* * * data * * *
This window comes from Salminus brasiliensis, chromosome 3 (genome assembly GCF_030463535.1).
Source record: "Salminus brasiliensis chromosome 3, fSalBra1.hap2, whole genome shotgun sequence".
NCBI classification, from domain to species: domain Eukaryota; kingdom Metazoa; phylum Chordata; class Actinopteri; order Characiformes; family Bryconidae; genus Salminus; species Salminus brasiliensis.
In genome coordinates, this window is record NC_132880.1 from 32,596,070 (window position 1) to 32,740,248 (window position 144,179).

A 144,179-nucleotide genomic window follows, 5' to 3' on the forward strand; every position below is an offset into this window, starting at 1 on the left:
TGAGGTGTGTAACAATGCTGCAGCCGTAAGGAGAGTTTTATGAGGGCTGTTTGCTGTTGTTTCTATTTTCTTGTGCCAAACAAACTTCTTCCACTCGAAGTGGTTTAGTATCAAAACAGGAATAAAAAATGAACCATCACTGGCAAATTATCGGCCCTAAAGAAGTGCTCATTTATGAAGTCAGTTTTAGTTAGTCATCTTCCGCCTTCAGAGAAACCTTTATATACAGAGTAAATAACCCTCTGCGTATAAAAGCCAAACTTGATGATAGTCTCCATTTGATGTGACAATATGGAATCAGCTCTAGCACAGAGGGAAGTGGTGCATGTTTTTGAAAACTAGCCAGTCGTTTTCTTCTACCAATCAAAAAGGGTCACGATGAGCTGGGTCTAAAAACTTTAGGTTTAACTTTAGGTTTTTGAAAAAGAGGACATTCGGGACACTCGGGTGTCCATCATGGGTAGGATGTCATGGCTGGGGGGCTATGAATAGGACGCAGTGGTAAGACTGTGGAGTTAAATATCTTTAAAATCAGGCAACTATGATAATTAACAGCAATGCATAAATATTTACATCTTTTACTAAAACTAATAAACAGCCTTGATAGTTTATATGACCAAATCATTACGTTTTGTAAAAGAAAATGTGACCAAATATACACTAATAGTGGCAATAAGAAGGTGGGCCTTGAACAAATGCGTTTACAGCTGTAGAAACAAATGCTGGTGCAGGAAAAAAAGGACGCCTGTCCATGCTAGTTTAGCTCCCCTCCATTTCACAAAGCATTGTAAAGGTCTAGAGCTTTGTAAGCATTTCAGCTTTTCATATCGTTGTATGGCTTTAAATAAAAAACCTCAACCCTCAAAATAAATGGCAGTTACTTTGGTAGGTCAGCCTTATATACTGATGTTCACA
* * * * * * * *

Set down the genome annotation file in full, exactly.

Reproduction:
This window comes from Salminus brasiliensis, chromosome 3 (genome assembly GCF_030463535.1).
Source record: "Salminus brasiliensis chromosome 3, fSalBra1.hap2, whole genome shotgun sequence".
NCBI classification, from domain to species: domain Eukaryota; kingdom Metazoa; phylum Chordata; class Actinopteri; order Characiformes; family Bryconidae; genus Salminus; species Salminus brasiliensis.
In genome coordinates, this window is record NC_132880.1 from 32,596,070 (window position 1) to 32,740,248 (window position 144,179).

A 144,179-nucleotide genomic window follows, 5' to 3' on the forward strand; every position below is an offset into this window, starting at 1 on the left:
TGAGGTGTGTAACAATGCTGCAGCCGTAAGGAGAGTTTTATGAGGGCTGTTTGCTGTTGTTTCTATTTTCTTGTGCCAAACAAACTTCTTCCACTCGAAGTGGTTTAGTATCAAAACAGGAATAAAAAATGAACCATCACTGGCAAATTATCGGCCCTAAAGAAGTGCTCATTTATGAAGTCAGTTTTAGTTAGTCATCTTCCGCCTTCAGAGAAACCTTTATATACAGAGTAAATAACCCTCTGCGTATAAAAGCCAAACTTGATGATAGTCTCCATTTGATGTGACAATATGGAATCAGCTCTAGCACAGAGGGAAGTGGTGCATGTTTTTGAAAACTAGCCAGTCGTTTTCTTCTACCAATCAAAAAGGGTCACGATGAGCTGGGTCTAAAAACTTTAGGTTTAACTTTAGGTTTTTGAAAAAGAGGACATTCGGGACACTCGGGTGTCCATCATGGGTAGGATGTCATGGCTGGGGGGCTATGAATAGGACGCAGTGGTAAGACTGTGGAGTTAAATATCTTTAAAATCAGGCAACTATGATAATTAACAGCAATGCATAAATATTTACATCTTTTACTAAAACTAATAAACAGCCTTGATAGTTTATATGACCAAATCATTACGTTTTGTAAAAGAAAATGTGACCAAATATACACTAATAGTGGCAATAAGAAGGTGGGCCTTGAACAAATGCGTTTACAGCTGTAGAAACAAATGCTGGTGCAGGAAAAAAAGGACGCCTGTCCATGCTAGTTTAGCTCCCCTCCATTTCACAAAGCATTGTAAAGGTCTAGAGCTTTGTAAGCATTTCAGCTTTTCATATCGTTGTATGGCTTTAAATAAAAAACCTCAACCCTCAAAATAAATGGCAGTTACTTTGGTAGGTCAGCCTTATATACTGATGTTCACA